Listening must also be intentional. When you are not intentional about listening, you only hear about half of the conversation, if that much. It would be wise to assume that one-sided conversations do not work. Intentional listening can only be effective and only occurs when you listen without expectations of what will be said and without judgment of what was said or for what reason it was said.
To be a committed, empathic, intentional and thoughtful listener is to demonstrate a high degree of respect for your partner. Good communication is not about allowing your relationship to function on autopilot; it's about being intentional about saying what needs to be said and listening thoughtfully to what is spoken.
Practice this process and not only will your communication methods be improved, but the content of your messages will get better too. You will learn to talk with - not "to" - each other more clearly and effectively.
This process does not allow you to talk when it's your partner's time to talk. You have nothing to say, nothing to fix, no denials, no justifications, no answering, no explaining, no nothing. You only listen.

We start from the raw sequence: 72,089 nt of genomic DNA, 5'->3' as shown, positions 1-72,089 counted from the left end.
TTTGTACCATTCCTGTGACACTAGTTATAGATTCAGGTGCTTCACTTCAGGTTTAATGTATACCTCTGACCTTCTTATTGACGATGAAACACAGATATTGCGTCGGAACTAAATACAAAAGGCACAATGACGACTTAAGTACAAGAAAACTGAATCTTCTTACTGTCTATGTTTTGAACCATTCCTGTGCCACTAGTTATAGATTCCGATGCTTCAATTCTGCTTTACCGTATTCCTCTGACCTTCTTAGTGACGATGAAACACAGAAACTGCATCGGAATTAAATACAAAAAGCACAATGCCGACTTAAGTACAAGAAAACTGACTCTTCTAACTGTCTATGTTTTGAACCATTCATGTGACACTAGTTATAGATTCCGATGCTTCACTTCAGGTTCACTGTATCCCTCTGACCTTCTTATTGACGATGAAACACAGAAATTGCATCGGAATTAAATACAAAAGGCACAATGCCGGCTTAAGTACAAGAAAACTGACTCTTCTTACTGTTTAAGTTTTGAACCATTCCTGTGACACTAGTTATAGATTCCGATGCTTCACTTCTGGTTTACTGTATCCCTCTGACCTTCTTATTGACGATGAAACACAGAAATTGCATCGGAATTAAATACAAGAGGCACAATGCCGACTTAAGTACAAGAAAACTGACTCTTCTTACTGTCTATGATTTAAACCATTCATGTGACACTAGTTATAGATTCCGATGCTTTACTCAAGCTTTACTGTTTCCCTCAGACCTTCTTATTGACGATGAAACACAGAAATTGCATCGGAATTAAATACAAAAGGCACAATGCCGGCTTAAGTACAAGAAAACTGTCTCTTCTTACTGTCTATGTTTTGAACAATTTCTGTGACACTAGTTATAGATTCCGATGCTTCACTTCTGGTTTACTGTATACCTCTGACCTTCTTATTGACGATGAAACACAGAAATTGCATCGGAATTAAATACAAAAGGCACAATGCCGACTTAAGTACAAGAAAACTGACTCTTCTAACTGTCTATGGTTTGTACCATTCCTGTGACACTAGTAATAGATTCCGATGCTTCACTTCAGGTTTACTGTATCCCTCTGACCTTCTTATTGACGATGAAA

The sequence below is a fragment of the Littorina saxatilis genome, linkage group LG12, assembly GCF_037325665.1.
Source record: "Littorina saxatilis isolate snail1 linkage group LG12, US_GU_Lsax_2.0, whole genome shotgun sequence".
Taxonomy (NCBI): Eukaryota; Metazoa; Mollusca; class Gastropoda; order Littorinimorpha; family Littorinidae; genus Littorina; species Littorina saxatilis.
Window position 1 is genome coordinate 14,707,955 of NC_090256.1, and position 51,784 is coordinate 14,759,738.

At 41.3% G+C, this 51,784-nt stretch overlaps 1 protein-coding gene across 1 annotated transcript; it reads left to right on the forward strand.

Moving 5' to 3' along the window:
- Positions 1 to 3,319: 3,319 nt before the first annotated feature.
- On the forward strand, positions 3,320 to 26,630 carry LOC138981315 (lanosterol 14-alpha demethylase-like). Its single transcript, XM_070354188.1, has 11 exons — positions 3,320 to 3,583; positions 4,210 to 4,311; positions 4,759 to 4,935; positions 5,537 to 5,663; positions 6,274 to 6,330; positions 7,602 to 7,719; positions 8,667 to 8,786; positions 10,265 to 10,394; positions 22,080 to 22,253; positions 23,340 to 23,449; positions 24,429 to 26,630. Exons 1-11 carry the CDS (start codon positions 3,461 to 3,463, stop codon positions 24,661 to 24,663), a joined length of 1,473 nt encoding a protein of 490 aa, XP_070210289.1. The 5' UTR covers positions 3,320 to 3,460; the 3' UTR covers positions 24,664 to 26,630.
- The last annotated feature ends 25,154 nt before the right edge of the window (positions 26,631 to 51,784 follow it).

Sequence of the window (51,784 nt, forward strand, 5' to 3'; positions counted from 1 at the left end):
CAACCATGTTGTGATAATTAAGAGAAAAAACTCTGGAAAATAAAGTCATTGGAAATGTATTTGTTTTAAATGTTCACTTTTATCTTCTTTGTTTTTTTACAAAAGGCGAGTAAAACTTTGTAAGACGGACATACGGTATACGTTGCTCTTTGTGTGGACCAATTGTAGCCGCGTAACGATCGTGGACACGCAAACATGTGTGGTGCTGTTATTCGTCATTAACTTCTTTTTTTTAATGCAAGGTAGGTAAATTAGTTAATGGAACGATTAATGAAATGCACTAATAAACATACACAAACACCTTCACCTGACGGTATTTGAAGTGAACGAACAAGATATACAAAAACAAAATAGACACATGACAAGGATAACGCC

No smirks that may signify belittlement or disagreement. Facial gestures and not looking into the eyes of your partner are inappropriate. If you can only say, "Hmmmm," "Say more about that," "What else?" without an attitude, then do it. Otherwise, it is much better to say nothing.
The purpose of saying nothing is to honor your partner's right to express their thoughts and feelings. Listen. Show respect.
When listening, resist the urge to formulate your own rebuttal to what your partner is saying. This will only inhibit your ability to truly hear what is being said. Pay attention. Put aside your own personal beliefs, judgments, evaluations and notions about what is being said.
It's okay to take an occasional note while your partner is talking if you need to remember to spend some time thinking about a particular point or to let them know how you feel about it when it is your turn to talk.
Identify the distinction between merely hearing the words and really listening for the message. When we listen effectively we understand what the person is thinking and/or feeling from your partner's own perspective. It's called empathy.